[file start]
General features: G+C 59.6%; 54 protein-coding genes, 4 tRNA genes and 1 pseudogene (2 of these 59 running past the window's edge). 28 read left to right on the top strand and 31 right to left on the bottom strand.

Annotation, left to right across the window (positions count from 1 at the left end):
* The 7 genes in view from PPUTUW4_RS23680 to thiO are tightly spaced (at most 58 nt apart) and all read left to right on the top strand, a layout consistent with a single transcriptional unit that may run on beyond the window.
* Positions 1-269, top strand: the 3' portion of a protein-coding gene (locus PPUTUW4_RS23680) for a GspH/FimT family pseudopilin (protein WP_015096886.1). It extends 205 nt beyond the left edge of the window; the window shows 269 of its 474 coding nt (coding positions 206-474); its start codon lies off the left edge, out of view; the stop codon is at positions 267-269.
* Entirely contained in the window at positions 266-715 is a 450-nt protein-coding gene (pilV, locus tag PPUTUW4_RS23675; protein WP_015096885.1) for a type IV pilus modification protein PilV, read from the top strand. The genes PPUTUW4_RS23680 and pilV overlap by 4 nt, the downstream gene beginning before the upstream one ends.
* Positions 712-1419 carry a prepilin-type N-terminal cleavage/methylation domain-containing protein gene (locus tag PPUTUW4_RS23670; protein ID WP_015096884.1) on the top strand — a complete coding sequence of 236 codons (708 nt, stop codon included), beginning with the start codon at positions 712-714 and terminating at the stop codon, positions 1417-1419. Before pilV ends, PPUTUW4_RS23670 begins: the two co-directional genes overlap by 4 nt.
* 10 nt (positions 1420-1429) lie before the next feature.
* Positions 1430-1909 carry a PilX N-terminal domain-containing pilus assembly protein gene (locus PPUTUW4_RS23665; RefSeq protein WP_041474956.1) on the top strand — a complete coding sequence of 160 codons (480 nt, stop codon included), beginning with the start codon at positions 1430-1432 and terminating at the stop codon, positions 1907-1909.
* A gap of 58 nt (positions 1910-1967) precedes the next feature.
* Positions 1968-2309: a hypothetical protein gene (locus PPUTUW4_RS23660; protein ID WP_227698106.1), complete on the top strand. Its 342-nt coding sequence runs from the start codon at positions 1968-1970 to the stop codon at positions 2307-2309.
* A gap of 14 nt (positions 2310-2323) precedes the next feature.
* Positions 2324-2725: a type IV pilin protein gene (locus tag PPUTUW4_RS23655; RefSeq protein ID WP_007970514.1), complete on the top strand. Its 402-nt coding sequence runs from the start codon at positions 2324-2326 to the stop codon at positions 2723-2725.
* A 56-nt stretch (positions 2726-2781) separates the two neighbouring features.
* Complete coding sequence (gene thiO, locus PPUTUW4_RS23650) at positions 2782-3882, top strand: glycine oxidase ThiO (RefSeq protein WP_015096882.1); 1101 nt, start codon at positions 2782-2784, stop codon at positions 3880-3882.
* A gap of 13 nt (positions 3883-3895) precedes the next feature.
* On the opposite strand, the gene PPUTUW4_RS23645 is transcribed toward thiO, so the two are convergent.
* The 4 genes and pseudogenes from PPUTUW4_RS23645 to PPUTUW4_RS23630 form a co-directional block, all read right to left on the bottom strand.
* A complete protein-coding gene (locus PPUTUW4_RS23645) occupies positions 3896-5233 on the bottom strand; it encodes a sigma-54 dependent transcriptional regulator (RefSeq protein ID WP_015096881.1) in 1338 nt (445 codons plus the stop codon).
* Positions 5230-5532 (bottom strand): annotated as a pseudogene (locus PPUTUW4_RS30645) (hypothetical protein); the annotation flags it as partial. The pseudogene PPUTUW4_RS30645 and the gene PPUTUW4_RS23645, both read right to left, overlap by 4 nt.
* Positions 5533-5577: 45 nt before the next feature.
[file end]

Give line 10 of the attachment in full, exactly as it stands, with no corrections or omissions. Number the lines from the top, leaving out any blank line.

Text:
* Positions 1968-2309: a hypothetical protein gene (locus PPUTUW4_RS23660; protein ID WP_227698106.1), complete on the top strand. Its 342-nt coding sequence runs from the start codon at positions 1968-1970 to the stop codon at positions 2307-2309.